Important Safety Information for ULORIC

Do not take ULORIC if you are taking Azathioprine or Mercaptopurine.

Your gout may flare up when you start taking ULORIC; do not stop taking your ULORIC even if you have a flare. Your healthcare provider may give you other medicines to help prevent your gout flares.

A small number of heart attacks, strokes, and heart-related deaths were seen in clinical studies. It is not certain that ULORIC caused these events.

Tell your healthcare professional about liver or kidney problems or a history of heart disease or stroke.

Your healthcare professional may do blood tests to check your liver function while you are taking ULORIC.

The most common side effects of ULORIC are liver problems, nausea, gout flares, joint pain, and rash.

Use of ULORIC

ULORIC (febuxostat) is a prescription medicine used to lower blood uric acid levels in adults with gout. ULORIC is not for the treatment of high uric acid without a history of gout.

Individual results may vary.

Please see the complete Prescribing Information and talk to your healthcare professional.

You are encouraged to report negative side effects of prescription drugs to the FDA. Visit www.fda.gov/medwatch, or call 1-800-FDA-1088.

Important Safety Information
for COLCRYS

  • COLCRYS can cause serious side effects or death if levels of COLCRYS are too high in your body. Taking certain medicines with COLCRYS can cause your level of COLCRYS to be too high, even at recommended doses, especially if you have kidney or liver problems.
  • Tell your healthcare provider about all your medical conditions and all the medicines you take, including prescription and non-prescription medicines, vitamins, and herbal supplements, and if you consume grapefruit juice.
  • Fatal overdoses, both accidental and intentional, have been reported in adults and children who have ingested colchicine. Keep COLCRYS out of the reach of children.
  • COLCRYS can also cause serious muscle problems and blood disorders even when taken as directed. You have a higher chance for muscle problems if you are elderly, are taking certain other medicines with COLCRYS, or have kidney problems.
  • Tell your healthcare provider if you have any side effect that bothers you or that does not go away.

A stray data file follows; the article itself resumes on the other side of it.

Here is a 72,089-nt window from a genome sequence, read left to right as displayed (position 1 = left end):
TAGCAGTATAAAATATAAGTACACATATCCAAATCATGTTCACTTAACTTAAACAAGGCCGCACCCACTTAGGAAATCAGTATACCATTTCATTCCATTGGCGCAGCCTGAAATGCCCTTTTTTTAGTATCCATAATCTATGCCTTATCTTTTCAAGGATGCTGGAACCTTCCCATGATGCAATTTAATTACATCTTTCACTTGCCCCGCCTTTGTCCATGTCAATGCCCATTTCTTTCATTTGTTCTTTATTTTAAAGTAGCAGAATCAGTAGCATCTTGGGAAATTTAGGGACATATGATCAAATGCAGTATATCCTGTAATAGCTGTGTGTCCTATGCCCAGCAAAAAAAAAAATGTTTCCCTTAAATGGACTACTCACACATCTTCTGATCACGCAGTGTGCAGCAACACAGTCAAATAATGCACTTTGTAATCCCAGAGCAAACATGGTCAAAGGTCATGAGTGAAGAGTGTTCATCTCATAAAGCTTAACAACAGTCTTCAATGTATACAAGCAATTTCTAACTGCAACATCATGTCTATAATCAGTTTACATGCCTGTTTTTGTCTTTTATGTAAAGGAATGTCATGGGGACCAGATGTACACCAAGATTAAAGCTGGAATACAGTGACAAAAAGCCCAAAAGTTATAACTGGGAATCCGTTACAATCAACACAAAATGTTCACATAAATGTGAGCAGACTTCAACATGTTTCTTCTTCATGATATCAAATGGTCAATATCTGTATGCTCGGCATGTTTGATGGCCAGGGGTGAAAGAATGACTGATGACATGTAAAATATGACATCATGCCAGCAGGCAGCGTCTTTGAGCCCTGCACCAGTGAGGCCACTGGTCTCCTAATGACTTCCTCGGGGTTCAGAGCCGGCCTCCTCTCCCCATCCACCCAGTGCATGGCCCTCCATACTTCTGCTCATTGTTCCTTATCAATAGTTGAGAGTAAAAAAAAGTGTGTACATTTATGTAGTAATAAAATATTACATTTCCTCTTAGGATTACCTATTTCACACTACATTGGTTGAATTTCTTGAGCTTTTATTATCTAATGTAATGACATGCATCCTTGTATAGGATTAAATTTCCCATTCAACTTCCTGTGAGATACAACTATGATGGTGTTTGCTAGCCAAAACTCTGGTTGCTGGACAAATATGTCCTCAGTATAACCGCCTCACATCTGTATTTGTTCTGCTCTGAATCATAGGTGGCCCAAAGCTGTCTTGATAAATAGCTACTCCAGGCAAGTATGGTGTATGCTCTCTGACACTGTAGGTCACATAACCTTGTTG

• The most common side effects in people who have gout flares are diarrhea (23%) and throat pain (3%).

Use of COLCRYS

COLCRYS (colchicine, USP) 0.6 mg tablet is a prescription medicine used in adults to prevent and treat gout flares.

COLCRYS is not a pain medicine and should not be taken to treat pain related to other conditions.

Individual results may vary.

Please see the complete Prescribing Information and Medication Guide and talk to your healthcare professional.

You are encouraged to report negative side effects of prescription drugs to the FDA. Visit www.fda.gov/medwatch, or call 1-800-FDA-1088.

Important Safety Information for ULORIC

Do not take ULORIC if you are taking Azathioprine or Mercaptopurine.

Your gout may flare up when you start taking ULORIC; do not stop taking your ULORIC even if you have a flare. Your healthcare provider may give you other medicines to help prevent your gout flares.

A small number of heart attacks, strokes, and heart-related deaths were seen in clinical studies. It is not certain that ULORIC caused these events.

Tell your healthcare professional about liver or kidney problems or a history of heart disease or stroke.

Your healthcare professional may do blood tests to check your liver function while you are taking ULORIC.

The most common side effects of ULORIC are liver problems, nausea, gout flares, joint pain, and rash.

Use of ULORIC

ULORIC (febuxostat) is a prescription medicine used to lower blood uric acid levels in adults with gout. ULORIC is not for the treatment of high uric acid without a history of gout.

Individual results may vary.

Please see the complete Prescribing Information and talk to your healthcare professional.

You are encouraged to report negative side effects of prescription drugs to the FDA. Visit www.fda.gov/medwatch, or call 1-800-FDA-1088.